Now, to be fair, I’ve only seen two episodes of each show at this point so my opinion is definitely open to change. Let’s get started.

What is Building Tension?

At its simplest, building tension is the concept of unresolved conflict. Opposing forces work against each other without a resolution. The longer the conflict continues without a resolution, the greater the tension created. Such tension generally raises audience interest. We wonder who or what will prevail. What will be the resolution?

Naturally, it’s entirely possible to let tension build too long without a resolution, leading the audience to give up on a show where nothing is ever resolved.

Building Tension in The Borgias

I’ll not build any tension. The Borgias really doesn’t do much in the way of building tension. At least in the first two episodes. A problem arises and it’s almost immediately resolved. There is no tension building as we race from one crisis to the next. It’s handled better than in The Ark but not by a lot.

A good example is the first episode as Cardinal Borgia tries to bribe his way to the Papacy. The previous office holder dies, Borgia states his plan. He entreats his sons to make various bribes, and in the third ballot he is elected.

Here there is at least an attempt at creating a little tension by having events unfold over several scenes. Still, the entire thing took maybe twenty minutes of screen time from beginning to end. I personally see this plot taking up an entire season, if not the first two or three episodes.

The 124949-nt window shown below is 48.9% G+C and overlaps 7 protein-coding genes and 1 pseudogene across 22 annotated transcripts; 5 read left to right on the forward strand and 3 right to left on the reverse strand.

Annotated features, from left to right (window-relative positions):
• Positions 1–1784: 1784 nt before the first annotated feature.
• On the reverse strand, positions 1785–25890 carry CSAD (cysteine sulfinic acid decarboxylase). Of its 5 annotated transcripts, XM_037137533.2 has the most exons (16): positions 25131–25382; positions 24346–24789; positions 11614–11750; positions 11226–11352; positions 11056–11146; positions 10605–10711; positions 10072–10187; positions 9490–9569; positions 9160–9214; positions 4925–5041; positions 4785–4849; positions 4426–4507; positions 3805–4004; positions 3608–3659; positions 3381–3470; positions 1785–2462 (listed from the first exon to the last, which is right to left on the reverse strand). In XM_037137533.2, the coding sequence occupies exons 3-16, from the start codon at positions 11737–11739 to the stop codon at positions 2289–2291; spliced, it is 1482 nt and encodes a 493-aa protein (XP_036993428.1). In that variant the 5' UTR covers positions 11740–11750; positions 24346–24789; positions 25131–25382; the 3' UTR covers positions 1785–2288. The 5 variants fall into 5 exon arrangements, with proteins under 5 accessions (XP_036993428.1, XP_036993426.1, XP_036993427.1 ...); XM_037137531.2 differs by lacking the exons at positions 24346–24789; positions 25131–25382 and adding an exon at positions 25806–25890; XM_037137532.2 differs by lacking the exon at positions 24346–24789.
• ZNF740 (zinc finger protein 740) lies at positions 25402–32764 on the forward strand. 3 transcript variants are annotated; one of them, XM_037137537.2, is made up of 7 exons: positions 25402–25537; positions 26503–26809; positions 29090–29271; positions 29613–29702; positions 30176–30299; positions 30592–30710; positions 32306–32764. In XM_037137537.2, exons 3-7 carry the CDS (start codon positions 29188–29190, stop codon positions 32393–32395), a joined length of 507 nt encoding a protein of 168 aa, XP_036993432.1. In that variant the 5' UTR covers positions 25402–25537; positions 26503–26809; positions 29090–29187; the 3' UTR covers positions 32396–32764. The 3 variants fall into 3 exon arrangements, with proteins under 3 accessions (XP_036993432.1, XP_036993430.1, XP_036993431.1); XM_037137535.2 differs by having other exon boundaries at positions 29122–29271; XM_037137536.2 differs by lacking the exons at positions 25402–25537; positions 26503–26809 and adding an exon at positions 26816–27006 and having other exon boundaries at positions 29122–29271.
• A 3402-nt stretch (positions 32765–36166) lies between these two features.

A better example is the poisoning attempt on Pope Borgia. The assassination plot is not hinted at in any way. There is no tension at all. We find out about it and it’s resolved within five minutes. You’re going to poison my father; I’ll pay you more to poison the cardinal. Ok. Cardinal poisoned.

Another example is Borgia’s affair with Guilia. She confesses in a bawdy fashion, Borgia shows her the secret tunnel, she shows him her secret tunnel. Boom, bang, wham, or words to that effect. There was no building tension at all.

Basically, a problem is revealed and then solved almost immediately. I don’t have time to reflect, to wonder, to determine sides. It’s over almost before I realized it started.

Building Tension on The Knick

Less has happened in two episodes of The Knick than in twenty minutes of the Borgias. The main tension in the first two episodes of The Knick is whether or not Dr. Edwards will be accepted at the hospital. He is a black man and that is unacceptable to chief surgeon Dr. Thackery. He gives Edwards menial and useless tasks.

In the first episode there is a medical crisis and if this show was paced like the Borgias, Edwards would step forward and save the day. In this case, it is Thackery who shows off his prodigious skill impressing Edwards who wishes to learn from the master.

In the second episode there is another opportunity for Edwards to save the day as he recommends a procedure he practiced in Paris. Thackery shoots him down and the patient dies. There is a second patient with the same problem so Thackery dispatches assistants to find the journal in which the procedure is described. That’s where things are left after the second episode. Tension, consider yourself built.

By not resolving the problem immediately I’m left wondering what will happen. Will Thackery continue his stubborn ways or will he allow Edwards to assist, perhaps even perform, the surgery? Will the patient live or die? I don’t know but I’m engaged and in doubt as to the resolution.